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Did PBR give rise to the cocktail-driven dive bar?

00:00 May 31, 2012
By: Kristal Blue
[Courtesy of Anne Berry]
PBR and a shot of Fireball at Siberia

Sitting with me in Siberia are: girls wearing baby-doll rompers - and ragged face tats; a stilt-legged man in dreadlocks and denim hot pants; a roadie-looking guy, chewing on a cigarette and eating pierogies; and a pack of unleashed dogs, one of whom makes it behind the bar (otherwise fiercely defended by our bartender, Lauren Hamlin).

If this is the year of the dive bar, as David Wondrich suggests, then Siberia is St. Claude's calendar girl, with its gritty mix of nail-spitting metal bands, a talented young chef (Matt Ribachonek) spinning satisfying Slavic food, and a suitably sketchy neighborhood (a stranger taps on our car window, trying to bum a light, as we pull up).

Siberia also has Lauren, who gives us a thoughtful take on the hoppy nuances of beer, and fellow bartender Sarah Smith, who blends fresh fruit into mango and piña coladas, and hand-squeezes juice for a boozy Orange Julius.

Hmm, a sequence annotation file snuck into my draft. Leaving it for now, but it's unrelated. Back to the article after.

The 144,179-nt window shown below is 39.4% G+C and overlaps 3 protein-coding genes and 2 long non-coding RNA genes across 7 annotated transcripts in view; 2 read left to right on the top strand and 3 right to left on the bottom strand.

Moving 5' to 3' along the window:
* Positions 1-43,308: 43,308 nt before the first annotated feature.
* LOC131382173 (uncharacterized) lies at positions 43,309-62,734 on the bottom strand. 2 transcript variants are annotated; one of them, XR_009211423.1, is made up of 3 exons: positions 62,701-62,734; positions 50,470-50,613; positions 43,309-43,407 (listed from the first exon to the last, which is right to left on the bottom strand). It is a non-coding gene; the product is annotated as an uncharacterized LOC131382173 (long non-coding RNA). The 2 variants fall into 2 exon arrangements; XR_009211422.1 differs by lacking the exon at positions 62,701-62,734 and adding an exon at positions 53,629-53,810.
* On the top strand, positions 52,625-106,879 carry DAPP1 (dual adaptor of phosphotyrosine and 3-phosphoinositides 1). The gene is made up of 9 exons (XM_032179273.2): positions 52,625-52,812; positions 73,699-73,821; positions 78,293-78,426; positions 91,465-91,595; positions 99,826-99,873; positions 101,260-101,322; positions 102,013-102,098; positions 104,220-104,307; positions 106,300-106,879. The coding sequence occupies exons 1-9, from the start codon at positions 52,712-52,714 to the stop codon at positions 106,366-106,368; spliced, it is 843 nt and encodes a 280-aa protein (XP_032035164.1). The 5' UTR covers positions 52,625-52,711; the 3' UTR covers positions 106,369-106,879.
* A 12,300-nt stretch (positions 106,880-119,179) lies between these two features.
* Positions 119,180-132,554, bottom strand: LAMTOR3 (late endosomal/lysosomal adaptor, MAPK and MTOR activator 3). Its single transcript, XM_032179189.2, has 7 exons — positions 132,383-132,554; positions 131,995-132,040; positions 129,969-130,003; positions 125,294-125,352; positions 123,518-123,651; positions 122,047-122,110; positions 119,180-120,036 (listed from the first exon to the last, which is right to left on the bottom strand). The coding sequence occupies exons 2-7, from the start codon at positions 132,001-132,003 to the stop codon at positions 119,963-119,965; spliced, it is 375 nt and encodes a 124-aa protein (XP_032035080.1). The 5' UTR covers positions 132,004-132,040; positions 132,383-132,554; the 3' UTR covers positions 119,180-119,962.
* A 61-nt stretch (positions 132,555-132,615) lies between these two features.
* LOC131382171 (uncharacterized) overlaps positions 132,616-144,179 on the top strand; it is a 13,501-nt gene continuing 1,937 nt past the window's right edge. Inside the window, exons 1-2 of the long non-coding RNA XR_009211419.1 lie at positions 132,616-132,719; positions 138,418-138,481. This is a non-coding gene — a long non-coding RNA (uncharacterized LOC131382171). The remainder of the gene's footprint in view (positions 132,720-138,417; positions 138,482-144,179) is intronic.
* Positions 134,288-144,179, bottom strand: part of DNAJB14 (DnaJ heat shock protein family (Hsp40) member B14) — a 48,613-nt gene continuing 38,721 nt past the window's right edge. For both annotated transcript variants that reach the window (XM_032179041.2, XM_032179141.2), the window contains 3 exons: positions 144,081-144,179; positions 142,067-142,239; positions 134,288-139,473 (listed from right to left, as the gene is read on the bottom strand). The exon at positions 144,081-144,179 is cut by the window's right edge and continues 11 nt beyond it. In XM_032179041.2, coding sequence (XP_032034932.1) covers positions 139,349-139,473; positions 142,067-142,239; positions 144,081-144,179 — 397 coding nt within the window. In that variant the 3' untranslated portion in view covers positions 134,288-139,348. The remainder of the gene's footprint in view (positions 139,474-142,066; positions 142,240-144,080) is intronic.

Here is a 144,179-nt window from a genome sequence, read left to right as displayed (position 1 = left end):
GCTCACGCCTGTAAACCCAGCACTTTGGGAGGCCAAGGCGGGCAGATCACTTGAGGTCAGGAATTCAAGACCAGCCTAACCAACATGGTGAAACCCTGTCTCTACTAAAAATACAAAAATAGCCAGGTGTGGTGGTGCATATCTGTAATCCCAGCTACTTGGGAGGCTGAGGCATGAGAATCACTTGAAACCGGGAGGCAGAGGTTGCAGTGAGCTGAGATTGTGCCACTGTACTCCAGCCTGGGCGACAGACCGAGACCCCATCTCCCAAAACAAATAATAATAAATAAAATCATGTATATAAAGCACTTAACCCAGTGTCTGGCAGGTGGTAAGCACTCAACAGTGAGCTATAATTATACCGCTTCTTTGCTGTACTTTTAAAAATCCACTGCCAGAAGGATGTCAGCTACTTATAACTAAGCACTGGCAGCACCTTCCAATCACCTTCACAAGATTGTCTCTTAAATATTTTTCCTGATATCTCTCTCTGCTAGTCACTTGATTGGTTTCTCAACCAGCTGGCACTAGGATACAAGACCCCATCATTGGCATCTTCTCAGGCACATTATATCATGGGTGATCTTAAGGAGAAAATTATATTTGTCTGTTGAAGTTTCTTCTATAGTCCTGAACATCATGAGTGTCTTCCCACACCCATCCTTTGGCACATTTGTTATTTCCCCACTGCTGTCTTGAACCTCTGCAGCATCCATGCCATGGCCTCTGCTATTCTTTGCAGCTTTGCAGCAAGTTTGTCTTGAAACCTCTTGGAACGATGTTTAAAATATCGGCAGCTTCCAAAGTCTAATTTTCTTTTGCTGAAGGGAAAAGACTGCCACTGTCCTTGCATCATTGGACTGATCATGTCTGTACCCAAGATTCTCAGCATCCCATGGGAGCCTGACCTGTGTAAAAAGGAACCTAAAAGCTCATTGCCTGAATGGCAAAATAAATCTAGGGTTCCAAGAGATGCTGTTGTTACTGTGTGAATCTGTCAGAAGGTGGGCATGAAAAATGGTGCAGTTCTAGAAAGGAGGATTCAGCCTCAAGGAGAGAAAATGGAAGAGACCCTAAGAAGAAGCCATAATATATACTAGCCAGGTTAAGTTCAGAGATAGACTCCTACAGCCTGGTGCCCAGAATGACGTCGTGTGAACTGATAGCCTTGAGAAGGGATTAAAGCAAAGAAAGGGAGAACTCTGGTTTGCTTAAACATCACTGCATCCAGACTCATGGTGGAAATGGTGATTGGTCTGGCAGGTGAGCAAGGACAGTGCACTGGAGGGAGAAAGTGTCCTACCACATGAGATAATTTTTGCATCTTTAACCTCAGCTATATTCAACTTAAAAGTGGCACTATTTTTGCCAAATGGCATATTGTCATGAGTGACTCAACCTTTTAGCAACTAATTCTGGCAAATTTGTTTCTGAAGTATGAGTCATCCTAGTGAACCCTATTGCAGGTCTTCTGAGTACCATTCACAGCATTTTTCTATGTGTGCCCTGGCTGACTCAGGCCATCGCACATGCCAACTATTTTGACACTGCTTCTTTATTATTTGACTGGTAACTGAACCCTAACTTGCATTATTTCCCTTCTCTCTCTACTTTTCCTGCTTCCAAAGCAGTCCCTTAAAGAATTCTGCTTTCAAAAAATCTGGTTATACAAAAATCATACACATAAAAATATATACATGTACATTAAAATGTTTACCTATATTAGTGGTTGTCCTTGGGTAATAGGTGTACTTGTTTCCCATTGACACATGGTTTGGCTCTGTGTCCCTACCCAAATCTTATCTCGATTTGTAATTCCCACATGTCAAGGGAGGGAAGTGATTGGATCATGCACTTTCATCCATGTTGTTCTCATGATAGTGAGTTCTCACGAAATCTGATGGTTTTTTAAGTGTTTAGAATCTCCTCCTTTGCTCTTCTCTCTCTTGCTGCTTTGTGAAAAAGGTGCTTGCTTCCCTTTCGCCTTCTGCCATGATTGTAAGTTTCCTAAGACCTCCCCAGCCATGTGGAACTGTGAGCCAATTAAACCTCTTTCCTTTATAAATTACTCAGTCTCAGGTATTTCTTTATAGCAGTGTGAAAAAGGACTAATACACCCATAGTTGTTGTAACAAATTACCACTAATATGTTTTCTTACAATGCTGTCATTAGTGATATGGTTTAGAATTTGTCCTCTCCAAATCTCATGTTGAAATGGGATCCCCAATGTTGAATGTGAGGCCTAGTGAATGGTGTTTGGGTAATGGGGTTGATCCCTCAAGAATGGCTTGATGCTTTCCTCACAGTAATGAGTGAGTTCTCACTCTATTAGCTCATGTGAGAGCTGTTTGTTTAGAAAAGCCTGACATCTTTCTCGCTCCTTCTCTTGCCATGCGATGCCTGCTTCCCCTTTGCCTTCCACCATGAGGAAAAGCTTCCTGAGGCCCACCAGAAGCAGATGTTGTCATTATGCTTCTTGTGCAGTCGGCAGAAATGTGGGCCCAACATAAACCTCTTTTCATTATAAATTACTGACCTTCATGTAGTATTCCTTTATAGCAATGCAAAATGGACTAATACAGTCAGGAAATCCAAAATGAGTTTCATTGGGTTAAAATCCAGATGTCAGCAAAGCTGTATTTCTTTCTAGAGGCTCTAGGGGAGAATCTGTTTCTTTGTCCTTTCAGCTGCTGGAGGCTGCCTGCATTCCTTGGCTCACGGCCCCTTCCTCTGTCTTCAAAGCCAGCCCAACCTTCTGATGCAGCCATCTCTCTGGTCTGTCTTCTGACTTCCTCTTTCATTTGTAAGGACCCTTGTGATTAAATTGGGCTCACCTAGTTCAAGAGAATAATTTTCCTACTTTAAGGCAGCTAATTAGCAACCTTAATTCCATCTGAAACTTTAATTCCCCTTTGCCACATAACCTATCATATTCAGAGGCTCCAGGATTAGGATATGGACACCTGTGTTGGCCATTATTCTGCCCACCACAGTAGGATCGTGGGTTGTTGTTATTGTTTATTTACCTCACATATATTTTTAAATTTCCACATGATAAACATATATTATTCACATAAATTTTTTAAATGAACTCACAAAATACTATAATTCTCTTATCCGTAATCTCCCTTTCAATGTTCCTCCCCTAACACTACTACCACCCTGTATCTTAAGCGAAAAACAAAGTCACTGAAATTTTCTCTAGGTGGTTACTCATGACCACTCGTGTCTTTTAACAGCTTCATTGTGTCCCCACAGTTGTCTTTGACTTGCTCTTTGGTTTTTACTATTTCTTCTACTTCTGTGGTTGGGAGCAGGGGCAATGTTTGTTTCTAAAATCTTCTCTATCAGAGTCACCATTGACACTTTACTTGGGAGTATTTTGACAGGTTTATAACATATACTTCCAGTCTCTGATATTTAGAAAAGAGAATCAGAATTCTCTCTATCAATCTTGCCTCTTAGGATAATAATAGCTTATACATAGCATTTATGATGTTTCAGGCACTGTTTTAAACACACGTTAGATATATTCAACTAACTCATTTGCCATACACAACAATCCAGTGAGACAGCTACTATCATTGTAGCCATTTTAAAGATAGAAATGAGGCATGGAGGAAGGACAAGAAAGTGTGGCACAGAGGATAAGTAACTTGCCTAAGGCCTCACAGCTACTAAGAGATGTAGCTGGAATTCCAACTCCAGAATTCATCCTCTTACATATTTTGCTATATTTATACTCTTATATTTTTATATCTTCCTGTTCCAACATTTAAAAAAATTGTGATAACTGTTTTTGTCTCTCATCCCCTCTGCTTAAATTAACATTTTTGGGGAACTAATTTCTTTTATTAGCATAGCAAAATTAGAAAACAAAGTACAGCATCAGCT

Most days, Siberia's $4 cocktail specials include 9-ounce pours of Sailor Jerry/ginger ale, or the 007 (orange Stoli, juice and 7-Up).

My money (all $5 of it) was on the shot of Fireball whiskey and a pint-sized PBR chaser. Sazerac Company makes Fireball, a punchy liqueur with a heady cinnamon nose and bracing, whiskey bite. Only one thing can put out the fire: a frosty, American-style lager.

PBR has become the hipster brew of choice, thanks to its grandpa street cred, cheap price, and Pabst's stealth marketing campaign that shuns big sporting events, instead sponsoring live music in neighborhood dive bars, giving its macrobrew a more local flavor. Hipsters began ordering the blue-ribboned cans as a badge of retro chic.

Pairing PBR with Fireball isn't new to New Orleans, but you might say it's a novelty on St. Claude Avenue: "We're trying to get those Decatur Street customers to come here," says Lauren.

Maybe it's a sign that hipsters are finally dominating the outer reaches of the Marigny (see also: vegan Korean food, art galleries, the Healing Center).

Or maybe PBR's gone mainstream. In Siberia, I don't see a single pair of skinny jeans, or a Mr. Rogers sweater, or even a beanie. And, in the ultimate ironic twist, my PBR comes as a draft, and I get no hipster cred for drinking it.

What do you think? Let's talk on Facebook, or on Twitter @AnneBerryWrites.

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